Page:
Riverdeep buys Houghton Mifflin

Irish educational software publisher Riverdeep has announced a €2.6bn (US$3.4bn) deal to buy US rival Houghton Mifflin.

The deal will see newly created HM Rivergroup plc acquire the US company from current owners Thomas H. Lee Partners, Bain Capital, Blackstone Group and management for €1.3bn (US$1.75bn) in cash plus the assumption of approximately US$1.6bn in net debt. The new company will also buy Riverdeep itself, in a deal which values it at €890m(US$1.2bn), including debt, and combine both companies under the new public structure.

On completion of the transaction Riverdeep chairman and major shareholder Barry O’Callaghan and the management group will own approximately 50% of HM Rivergroup, other former shareholders of Riverdeep will own approximately 15%, and new investors will own the remaining 35%. Houghton Mifflin management and employees will roll over US$40 m of their existing equity into equity of HM Rivergroup.

Houghton Mifflin was bought by private equity investors Bain Capital and Thomas H Lee and Blackstone Group in a US$1.66bn buyout from Vivendi in November 2002. The French conglomerate had paid US$2.26bn just 17 months before hand at the height of the new media and tech boom.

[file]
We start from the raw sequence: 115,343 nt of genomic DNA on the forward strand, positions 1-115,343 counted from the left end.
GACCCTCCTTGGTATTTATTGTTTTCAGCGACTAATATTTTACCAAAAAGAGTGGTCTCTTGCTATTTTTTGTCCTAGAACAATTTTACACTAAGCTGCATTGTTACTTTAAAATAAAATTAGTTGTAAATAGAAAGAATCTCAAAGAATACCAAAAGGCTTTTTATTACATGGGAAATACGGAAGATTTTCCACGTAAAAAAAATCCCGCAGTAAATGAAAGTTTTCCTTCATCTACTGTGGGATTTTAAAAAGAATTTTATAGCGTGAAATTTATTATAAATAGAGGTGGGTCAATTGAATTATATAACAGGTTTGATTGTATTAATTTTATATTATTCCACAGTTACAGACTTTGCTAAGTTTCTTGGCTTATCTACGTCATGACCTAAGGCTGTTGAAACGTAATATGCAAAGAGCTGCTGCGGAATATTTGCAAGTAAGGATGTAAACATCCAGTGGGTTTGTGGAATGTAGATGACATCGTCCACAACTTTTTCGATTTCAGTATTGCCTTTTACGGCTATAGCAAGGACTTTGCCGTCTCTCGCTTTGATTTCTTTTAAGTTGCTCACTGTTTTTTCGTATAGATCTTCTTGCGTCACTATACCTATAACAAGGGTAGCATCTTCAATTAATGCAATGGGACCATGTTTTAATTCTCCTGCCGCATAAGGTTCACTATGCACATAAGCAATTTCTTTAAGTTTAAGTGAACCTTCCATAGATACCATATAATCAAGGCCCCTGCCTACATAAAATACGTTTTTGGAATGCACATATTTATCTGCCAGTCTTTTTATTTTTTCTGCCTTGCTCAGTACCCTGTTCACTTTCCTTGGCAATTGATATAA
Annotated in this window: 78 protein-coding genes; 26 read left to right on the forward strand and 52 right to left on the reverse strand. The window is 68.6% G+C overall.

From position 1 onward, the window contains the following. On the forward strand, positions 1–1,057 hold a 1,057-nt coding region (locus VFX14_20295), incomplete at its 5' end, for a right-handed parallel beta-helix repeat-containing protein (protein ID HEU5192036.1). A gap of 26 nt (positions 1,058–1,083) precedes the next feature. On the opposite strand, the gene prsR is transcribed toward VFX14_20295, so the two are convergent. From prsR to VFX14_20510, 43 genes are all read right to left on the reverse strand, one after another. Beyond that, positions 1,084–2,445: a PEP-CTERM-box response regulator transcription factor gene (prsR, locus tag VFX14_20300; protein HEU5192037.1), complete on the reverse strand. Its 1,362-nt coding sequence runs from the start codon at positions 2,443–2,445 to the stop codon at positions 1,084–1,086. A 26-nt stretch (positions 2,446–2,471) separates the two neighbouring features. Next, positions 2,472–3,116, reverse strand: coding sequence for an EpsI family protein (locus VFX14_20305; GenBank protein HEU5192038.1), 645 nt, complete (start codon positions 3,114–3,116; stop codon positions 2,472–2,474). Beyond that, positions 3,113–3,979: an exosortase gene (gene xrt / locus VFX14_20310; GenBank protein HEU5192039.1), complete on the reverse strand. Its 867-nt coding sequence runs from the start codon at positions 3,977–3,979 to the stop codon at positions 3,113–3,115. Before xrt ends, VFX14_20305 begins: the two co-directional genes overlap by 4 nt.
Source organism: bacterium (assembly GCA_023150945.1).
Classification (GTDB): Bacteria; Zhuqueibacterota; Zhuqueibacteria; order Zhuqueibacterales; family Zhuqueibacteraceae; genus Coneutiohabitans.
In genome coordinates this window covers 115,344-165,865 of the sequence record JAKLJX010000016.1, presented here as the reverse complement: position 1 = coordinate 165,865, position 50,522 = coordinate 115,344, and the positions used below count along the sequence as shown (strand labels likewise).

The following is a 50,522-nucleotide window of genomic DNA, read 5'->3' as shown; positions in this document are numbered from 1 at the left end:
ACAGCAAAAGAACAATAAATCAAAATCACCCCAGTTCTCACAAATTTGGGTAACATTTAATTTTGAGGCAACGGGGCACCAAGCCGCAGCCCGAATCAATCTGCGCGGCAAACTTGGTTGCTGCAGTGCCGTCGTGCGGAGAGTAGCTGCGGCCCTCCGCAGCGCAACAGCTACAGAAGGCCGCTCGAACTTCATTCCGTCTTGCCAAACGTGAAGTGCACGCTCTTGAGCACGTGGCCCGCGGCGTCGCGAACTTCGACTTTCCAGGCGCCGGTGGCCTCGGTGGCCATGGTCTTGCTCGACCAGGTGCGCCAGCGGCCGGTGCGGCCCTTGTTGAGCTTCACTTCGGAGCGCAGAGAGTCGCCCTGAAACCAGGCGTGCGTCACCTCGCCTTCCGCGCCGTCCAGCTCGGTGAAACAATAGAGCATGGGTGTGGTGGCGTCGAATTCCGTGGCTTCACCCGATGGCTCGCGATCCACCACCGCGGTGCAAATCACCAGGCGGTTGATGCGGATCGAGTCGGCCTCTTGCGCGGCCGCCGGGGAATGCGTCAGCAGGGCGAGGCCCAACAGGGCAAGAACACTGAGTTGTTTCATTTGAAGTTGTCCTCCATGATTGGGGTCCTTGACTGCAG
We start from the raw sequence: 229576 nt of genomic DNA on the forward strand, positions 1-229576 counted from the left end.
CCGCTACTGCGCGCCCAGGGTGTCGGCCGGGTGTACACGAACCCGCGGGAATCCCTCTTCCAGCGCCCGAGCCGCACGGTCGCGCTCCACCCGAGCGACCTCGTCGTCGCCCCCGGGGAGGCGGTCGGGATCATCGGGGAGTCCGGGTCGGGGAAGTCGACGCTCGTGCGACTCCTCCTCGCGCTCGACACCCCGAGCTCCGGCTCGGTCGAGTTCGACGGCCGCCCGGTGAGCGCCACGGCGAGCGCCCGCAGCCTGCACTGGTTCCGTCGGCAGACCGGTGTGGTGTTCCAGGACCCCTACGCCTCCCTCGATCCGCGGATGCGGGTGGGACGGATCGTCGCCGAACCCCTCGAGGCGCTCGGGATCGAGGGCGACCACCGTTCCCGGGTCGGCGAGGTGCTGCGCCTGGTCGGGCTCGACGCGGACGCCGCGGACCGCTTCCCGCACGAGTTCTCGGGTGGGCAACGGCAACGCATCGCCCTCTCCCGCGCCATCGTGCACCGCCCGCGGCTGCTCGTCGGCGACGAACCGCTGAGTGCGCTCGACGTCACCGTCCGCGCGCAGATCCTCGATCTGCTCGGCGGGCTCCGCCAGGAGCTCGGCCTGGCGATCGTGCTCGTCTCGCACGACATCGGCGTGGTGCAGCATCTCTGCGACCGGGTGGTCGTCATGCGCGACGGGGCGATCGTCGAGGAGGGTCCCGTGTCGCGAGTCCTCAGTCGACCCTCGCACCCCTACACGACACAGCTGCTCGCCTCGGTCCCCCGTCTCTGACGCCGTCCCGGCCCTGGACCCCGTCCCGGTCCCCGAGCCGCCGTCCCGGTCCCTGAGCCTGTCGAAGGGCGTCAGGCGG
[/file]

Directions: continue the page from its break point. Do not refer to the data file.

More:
Smaller rival Riverdeep was founded in Dublin in 1996 by tech entrepreneur Pat McDonagh, who hired then CSFB investment banker Barry O’Callaghan to manage the IPO of the company in 2000, one of a number of high profile NASDAQ flotations of Irish tech firms.

In 2003 O’Callaghan and McDonagh took the business private in a US$361m management buyout (MBO) backed by private equity turnaround specialist Alchemy Partners.

Alchemy took out its original US$88m investment at twice cost a year after investment, following a successful bond issue in a recapitalisation/sale which left management in sole control of Riverdeep.

HM Rivergroup will finance the acquisition of Houghton Mifflin and the required refinancing of Houghton Mifflin’s and Riverdeep’s debt with financing committed by Credit Suisse and Citigroup, as well as with the cash proceeds of common equity subscribed for by certain institutions and individuals including O’Callaghan.